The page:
John Blase is an editor for a publishing house and a fine writer. You can catch him most days on his blog. He recently wrote some kind words about Holy Curiosity.
As an editor in Christian publishing, I read a lot of manuscripts every week. Some are handsome, some are plain, as we are. But a few, every once in a while, are good. I’d like to go on public record and say that Holy Curiosity by Winn Collier is good.
E.B. White described that pig-lovin’ spider this way: “It is not often that someone comes along who is a true friend and a good writer. Charlotte was both.” One gets that feel when reading Winn’s new book.
I could go on at length about this book, but I won’t. I’m an editor. I’ve got standards to maintain. So, here’s the approach of “where 2 or 3 are gathered”:
Number 1 – What I felt throughout Winn’s book was “spaciousness, room to grow.” In this age and day of books, most of them tell me what to think or not to think, what to feel or not to feel. Winn’s words allowed me room to ponder; such as he practices, he gives to us. There was no rush to get to the point or make sure I “get it” – no, these pages achieved an unforced rhythm. Permission to think/doubt/and wrestle with angels granted.
Number 2 – Winn quotes his wife and sons just as much, if not more, than he quotes Augustine, C.S. Lewis, or Bruner. Let me raise a glass to that modus operandi and declare HERE! HERE! A thread throughout this book is the necessity to keep on going; not a worship of the future, but an awareness of that’s where we’re headed. By paying attention (a form of prayer) to those voices closest to him, Winn demonstrates the ability to be formed by the past but not live there. No, he’s living with Mrs. Collier and their two sons, now, in the present. You may not think much of this point, but I read authors every day who cram quotes from dead folks in their books like teenagers from the 60s in phone booths. It’s kinda impressive at first and then it’s just weird. Thanks, Winn, for resisting that temptation.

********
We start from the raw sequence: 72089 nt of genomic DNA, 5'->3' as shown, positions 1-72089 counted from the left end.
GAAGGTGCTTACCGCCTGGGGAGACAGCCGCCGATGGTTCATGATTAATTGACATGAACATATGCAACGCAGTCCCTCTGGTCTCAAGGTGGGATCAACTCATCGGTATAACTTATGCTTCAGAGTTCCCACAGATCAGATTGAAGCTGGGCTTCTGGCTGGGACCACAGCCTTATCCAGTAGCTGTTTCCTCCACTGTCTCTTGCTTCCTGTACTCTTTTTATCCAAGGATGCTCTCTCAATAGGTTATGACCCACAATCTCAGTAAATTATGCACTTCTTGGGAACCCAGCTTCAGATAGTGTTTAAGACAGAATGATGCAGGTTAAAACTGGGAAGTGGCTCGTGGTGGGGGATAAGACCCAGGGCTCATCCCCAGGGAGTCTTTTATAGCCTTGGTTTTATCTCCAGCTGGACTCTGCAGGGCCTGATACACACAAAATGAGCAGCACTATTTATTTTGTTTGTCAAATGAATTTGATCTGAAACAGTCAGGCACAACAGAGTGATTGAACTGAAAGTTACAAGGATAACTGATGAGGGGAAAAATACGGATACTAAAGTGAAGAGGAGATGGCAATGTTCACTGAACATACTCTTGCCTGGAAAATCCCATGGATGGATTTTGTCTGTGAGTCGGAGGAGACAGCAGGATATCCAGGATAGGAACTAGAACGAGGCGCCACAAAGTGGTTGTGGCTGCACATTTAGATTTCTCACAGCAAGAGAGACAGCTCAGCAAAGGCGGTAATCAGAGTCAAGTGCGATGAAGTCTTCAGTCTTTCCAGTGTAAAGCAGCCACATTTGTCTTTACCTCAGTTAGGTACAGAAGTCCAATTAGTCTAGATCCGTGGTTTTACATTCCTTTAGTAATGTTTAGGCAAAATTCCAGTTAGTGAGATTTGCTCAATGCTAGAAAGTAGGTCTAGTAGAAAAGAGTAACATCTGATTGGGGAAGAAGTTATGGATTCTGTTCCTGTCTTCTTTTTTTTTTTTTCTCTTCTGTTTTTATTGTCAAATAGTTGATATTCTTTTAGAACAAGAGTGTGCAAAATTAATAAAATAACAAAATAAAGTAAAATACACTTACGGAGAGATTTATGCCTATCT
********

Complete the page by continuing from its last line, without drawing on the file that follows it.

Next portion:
Number 3 – A transparency exudes this book. Winn uses words like “exude” – so hang on. But, it’s a transparency that’s not exhibitionist. Winn doesn’t strip down to the buff, but he does tell us he used to part his hair down the middle and wear pink oxfords. And in the economy of holy curiosity, sometimes that’s enough to satisfy.
O.k. One last word – I was also struck by the belief that this author really loves Jesus. And that is not a slight thing. In fact, it may be the thing.